What’s the Buzz – February

by | Feb 18, 2016 | Clinical Care, Fibromyalgia, ME/CFS, Patient Education, Research News

Buzz - January 2017

EWhatstheBuzzach month we scour the Internet and bring you a list of news articles, blogs and research publications we think you’ll find interesting for our What’s the Buzz post. Occasionally, we’ll highlight and summarize a few of them for you, like these:


A new paper co-authored by Drs. Vernon, Deftereos and Persidis at aimed at understanding the “clinical intuition” doctors use to manage and treat ME/CFS patients would help identify ways to accelerate FDA-approved treatments.  The results are published in the January issue of Fatigue: Biomedicine, Health & Behavior and contains treatment information that may be of interest to your doctor.

Access it HERE & Read our blog about it HERE


Earlier this month, the CDC’s Grand Rounds focused on ME/CFS. For individuals who were unable to view the session during the scheduled time, the archived presentation will be posted by Friday, February 19, 2016.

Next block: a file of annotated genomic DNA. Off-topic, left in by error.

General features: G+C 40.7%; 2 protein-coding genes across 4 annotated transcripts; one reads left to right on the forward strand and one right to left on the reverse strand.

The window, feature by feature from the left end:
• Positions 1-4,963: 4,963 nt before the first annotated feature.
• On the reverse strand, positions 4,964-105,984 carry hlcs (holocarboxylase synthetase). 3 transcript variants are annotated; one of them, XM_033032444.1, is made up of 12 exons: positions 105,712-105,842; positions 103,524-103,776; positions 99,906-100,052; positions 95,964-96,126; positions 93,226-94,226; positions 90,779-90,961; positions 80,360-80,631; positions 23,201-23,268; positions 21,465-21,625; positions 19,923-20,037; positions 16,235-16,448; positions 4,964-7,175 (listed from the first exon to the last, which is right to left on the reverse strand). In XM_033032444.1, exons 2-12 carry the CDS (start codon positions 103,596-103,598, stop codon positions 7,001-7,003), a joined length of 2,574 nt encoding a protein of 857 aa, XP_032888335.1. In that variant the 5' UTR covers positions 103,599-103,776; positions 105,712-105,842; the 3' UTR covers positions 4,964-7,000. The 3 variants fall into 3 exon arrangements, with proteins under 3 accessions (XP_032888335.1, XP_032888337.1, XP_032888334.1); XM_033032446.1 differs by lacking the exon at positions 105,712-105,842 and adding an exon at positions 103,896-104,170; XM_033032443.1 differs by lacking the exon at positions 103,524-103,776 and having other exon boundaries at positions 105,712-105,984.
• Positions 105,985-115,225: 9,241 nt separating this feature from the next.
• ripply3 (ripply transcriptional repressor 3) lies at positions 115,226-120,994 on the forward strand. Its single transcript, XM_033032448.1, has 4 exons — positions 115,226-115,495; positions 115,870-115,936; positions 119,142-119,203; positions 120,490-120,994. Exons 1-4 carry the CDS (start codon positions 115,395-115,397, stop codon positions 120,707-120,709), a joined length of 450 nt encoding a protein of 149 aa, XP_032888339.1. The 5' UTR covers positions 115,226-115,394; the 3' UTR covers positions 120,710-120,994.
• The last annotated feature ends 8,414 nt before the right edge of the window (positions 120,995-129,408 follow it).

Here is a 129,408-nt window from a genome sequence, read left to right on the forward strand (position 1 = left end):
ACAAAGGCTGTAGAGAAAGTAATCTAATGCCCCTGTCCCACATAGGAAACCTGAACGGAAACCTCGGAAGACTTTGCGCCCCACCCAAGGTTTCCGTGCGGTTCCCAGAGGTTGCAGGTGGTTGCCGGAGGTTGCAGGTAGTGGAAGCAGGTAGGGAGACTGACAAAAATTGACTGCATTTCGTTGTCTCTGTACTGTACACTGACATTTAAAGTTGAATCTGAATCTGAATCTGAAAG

This is an excellent resource for any member of your medical team, so pass it along.


Allison Dunne announced on 2/11/2016 NIH grants through NINDS totaling $500,000 for CFS in adolescents and young adults and for a strep study.


On 1/18/2016 NIH announced a grant through NINDS totaling $246,000 for reducing orthostatic intolerance with oral rehydration on patient with ME/CFS


February 10, 2016, by Patricia Inacio, PhD – Mitochondrial DNA Variations May Spur Symptoms in People with Form of Chronic Fatigue



February 16, 2016, HealthDay – A new study finds that Acupuncture May Help Ease Fibromyalgia Pain



February 14, 2016, Sue Ingebretson – A new post on ProHealth discusses the possible health benefits of chocolate and what new research may be saying about its positive effects for those dealing with Fibromyalgia.



February 4, 2016, Llewellyn King, on InsideSources.com “… Myalgic Encephalomyelitis, also known as Chronic Fatigue Syndrome. Compared to any other disease affecting a large number of people (1 million victims of ME/CFS in the United States, according to the Centers For Disease Control), it has been funded so little by the government as to amount to willful neglect. It receives a miniscule $5 million a year in funding.”